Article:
Wednesday, September 12, 2012
Ever ask yourself why we’re not a top-tier resort? We have a great ski mountain and a wonderfully unique, truly Western community. Heck, we even have a curse that makes people come back. So why? Add in a pinch of sometimes wacky local government dysfunction and all the “whys” would be great fodder for a MBA thesis, but it boils down to two things: leadership and vision.
We have a plethora of government and quasi-governmental agencies, authorities, associations and self-interest groups all plying their individual agendas without any commonly developed, shared vision for the future of the Yampa Valley. Let’s just “toot off” in a whole bunch of different uncoordinated directions and do our own thing. What a great recipe for success.
Who are the leaders in the valley who are speaking out in a clear, objective and unequivocal voice about what is needed to make us a more successful resort destination, about building the infrastructure for our emerging location-neutral business economy, or helping mountain management understand that we are co-equal partners in a mutually dependent symbiotic relationship?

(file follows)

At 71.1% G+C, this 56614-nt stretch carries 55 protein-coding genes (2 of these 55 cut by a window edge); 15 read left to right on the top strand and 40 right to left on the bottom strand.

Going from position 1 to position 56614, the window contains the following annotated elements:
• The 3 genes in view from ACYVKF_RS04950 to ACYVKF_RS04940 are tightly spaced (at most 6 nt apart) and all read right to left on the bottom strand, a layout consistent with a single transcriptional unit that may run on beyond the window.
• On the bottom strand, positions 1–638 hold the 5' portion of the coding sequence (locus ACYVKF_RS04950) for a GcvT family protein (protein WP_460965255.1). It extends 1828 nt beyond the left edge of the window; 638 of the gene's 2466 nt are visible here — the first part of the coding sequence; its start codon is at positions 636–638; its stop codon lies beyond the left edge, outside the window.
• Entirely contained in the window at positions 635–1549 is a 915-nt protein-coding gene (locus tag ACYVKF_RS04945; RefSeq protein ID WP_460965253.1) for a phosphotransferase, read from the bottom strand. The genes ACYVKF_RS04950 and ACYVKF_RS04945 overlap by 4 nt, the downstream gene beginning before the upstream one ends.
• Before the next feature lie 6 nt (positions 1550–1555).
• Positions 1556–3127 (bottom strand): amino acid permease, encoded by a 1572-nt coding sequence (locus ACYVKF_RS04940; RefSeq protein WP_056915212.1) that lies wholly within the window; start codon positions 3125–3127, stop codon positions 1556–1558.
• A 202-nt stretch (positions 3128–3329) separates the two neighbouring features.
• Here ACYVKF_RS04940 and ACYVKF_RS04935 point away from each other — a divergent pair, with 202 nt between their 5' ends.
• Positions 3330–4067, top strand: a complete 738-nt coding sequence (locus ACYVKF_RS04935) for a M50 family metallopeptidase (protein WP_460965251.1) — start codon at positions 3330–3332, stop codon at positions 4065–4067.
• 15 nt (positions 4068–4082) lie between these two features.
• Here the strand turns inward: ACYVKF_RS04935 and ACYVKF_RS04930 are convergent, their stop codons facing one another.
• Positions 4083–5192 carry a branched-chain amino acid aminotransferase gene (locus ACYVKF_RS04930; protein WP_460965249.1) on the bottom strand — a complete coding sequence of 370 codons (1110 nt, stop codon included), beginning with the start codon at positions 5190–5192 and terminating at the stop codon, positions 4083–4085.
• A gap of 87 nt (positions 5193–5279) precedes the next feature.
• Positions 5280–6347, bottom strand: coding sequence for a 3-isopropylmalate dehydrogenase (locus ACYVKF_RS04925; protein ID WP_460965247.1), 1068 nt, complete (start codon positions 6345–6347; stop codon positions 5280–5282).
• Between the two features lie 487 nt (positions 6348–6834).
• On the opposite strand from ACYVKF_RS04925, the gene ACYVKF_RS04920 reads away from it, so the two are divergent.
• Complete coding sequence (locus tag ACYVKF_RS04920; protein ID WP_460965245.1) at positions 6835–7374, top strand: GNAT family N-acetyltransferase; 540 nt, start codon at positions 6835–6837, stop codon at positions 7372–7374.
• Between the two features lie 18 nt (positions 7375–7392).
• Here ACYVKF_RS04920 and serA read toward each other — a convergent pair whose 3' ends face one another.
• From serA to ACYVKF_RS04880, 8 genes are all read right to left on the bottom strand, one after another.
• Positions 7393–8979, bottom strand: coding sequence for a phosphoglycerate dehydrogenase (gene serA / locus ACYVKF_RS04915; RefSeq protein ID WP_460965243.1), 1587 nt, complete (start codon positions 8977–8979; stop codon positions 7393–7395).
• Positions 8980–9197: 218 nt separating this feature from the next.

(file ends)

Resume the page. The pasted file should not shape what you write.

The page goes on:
We are governed by a committee where no one takes any individual responsibility. Council said this, the committee said that. It’s all diffused accountability gobbledygook where council members can shirk leadership responsibility and say, “Oh, it’s not me, it’s them.” For goodness sakes, “them” is you!
No one can tell me that there aren’t individuals in our community with the intellectual acumen and pragmatic skills to exert strong effective leadership and simultaneously develop the wellspring for success, a shared vision for the future of the valley, and individuals who can also effectively advocate for us outside the boundaries of the valley.
Unfortunately, our current system of government (council/city manager) by its very nature prohibits the emergence of strong leadership. It fosters the deflection of responsibility to the collective — the “them” — and doesn’t legitimatize individual leadership. The solution is to provide a sanctioned platform for the emergence of that much-needed leadership. That platform is a mayor. We should change our charter to a strong mayoral form of government. We’ll still have a council, but we will provide an opportunity for our community to elect a strong visionary leader and then be able to hold that individual responsible for our governance without the option of deferring to “them.”